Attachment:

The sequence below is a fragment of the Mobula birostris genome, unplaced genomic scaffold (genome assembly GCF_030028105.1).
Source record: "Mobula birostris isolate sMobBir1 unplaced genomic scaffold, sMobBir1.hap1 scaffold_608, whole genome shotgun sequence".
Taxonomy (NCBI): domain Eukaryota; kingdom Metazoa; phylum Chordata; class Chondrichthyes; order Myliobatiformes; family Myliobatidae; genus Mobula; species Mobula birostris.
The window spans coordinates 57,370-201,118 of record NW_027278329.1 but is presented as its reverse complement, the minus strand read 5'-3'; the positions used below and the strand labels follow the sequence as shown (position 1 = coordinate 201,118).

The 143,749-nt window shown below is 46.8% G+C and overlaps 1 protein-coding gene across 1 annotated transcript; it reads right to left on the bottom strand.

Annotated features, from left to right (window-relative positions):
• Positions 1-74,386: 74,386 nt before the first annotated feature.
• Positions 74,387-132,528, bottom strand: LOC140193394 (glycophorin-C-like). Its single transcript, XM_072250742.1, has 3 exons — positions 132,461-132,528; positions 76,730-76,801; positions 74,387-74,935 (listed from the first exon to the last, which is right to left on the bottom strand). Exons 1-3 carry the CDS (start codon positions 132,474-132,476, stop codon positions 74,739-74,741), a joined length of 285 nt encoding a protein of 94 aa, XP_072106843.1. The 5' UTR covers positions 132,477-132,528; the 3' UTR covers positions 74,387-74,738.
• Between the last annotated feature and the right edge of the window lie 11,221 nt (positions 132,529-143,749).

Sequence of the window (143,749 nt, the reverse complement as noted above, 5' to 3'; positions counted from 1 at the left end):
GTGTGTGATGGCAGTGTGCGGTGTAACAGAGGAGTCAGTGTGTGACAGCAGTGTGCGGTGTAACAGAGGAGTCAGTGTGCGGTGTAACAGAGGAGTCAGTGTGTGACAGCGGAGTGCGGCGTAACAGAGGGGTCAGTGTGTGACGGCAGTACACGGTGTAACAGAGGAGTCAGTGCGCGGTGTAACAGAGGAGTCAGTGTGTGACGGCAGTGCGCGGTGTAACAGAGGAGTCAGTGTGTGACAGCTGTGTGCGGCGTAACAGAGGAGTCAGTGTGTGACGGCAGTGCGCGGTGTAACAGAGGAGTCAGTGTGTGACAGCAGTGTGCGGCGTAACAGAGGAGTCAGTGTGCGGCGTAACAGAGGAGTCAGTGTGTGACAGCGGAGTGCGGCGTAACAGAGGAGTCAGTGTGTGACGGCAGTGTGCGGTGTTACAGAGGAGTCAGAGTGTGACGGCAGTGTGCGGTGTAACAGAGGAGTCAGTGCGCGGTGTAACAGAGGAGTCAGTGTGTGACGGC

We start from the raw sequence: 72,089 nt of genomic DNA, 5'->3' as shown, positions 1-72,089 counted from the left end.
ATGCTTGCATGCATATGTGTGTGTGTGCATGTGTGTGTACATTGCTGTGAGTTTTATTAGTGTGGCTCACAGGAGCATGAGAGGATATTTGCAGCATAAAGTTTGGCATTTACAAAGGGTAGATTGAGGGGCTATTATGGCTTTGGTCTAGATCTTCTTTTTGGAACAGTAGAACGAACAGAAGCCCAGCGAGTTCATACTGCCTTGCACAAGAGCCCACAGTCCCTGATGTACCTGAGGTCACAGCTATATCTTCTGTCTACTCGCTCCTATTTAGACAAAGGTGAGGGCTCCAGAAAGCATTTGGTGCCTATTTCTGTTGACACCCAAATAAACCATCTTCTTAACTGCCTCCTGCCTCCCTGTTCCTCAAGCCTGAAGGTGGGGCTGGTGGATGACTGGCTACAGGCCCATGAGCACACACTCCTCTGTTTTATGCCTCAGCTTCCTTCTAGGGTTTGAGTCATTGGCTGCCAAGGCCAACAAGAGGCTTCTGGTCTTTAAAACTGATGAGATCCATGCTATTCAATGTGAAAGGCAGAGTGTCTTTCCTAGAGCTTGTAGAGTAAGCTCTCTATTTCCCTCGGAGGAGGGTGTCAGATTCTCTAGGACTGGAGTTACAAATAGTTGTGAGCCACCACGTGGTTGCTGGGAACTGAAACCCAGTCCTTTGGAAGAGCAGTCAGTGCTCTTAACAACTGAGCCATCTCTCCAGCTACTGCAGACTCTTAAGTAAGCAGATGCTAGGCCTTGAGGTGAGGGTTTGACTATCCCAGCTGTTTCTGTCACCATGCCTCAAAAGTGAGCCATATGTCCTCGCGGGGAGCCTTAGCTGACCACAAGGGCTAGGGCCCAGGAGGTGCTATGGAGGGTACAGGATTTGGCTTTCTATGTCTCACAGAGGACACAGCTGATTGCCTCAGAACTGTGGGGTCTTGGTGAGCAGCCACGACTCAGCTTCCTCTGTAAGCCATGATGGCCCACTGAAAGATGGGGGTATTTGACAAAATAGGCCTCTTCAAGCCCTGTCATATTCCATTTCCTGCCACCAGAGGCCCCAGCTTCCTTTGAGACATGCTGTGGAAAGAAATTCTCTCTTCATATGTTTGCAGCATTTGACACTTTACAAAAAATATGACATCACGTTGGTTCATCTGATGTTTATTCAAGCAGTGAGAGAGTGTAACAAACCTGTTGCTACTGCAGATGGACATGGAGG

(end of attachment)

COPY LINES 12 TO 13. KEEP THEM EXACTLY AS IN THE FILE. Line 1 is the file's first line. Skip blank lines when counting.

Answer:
We start from the raw sequence: 72,089 nt of genomic DNA, 5'->3' as shown, positions 1-72,089 counted from the left end.
ATGCTTGCATGCATATGTGTGTGTGTGCATGTGTGTGTACATTGCTGTGAGTTTTATTAGTGTGGCTCACAGGAGCATGAGAGGATATTTGCAGCATAAAGTTTGGCATTTACAAAGGGTAGATTGAGGGGCTATTATGGCTTTGGTCTAGATCTTCTTTTTGGAACAGTAGAACGAACAGAAGCCCAGCGAGTTCATACTGCCTTGCACAAGAGCCCACAGTCCCTGATGTACCTGAGGTCACAGCTATATCTTCTGTCTACTCGCTCCTATTTAGACAAAGGTGAGGGCTCCAGAAAGCATTTGGTGCCTATTTCTGTTGACACCCAAATAAACCATCTTCTTAACTGCCTCCTGCCTCCCTGTTCCTCAAGCCTGAAGGTGGGGCTGGTGGATGACTGGCTACAGGCCCATGAGCACACACTCCTCTGTTTTATGCCTCAGCTTCCTTCTAGGGTTTGAGTCATTGGCTGCCAAGGCCAACAAGAGGCTTCTGGTCTTTAAAACTGATGAGATCCATGCTATTCAATGTGAAAGGCAGAGTGTCTTTCCTAGAGCTTGTAGAGTAAGCTCTCTATTTCCCTCGGAGGAGGGTGTCAGATTCTCTAGGACTGGAGTTACAAATAGTTGTGAGCCACCACGTGGTTGCTGGGAACTGAAACCCAGTCCTTTGGAAGAGCAGTCAGTGCTCTTAACAACTGAGCCATCTCTCCAGCTACTGCAGACTCTTAAGTAAGCAGATGCTAGGCCTTGAGGTGAGGGTTTGACTATCCCAGCTGTTTCTGTCACCATGCCTCAAAAGTGAGCCATATGTCCTCGCGGGGAGCCTTAGCTGACCACAAGGGCTAGGGCCCAGGAGGTGCTATGGAGGGTACAGGATTTGGCTTTCTATGTCTCACAGAGGACACAGCTGATTGCCTCAGAACTGTGGGGTCTTGGTGAGCAGCCACGACTCAGCTTCCTCTGTAAGCCATGATGGCCCACTGAAAGATGGGGGTATTTGACAAAATAGGCCTCTTCAAGCCCTGTCATATTCCATTTCCTGCCACCAGAGGCCCCAGCTTCCTTTGAGACATGCTGTGGAAAGAAATTCTCTCTTCATATGTTTGCAGCATTTGACACTTTACAAAAAATATGACATCACGTTGGTTCATCTGATGTTTATTCAAGCAGTGAGAGAGTGTAACAAACCTGTTGCTACTGCAGATGGACATGGAGG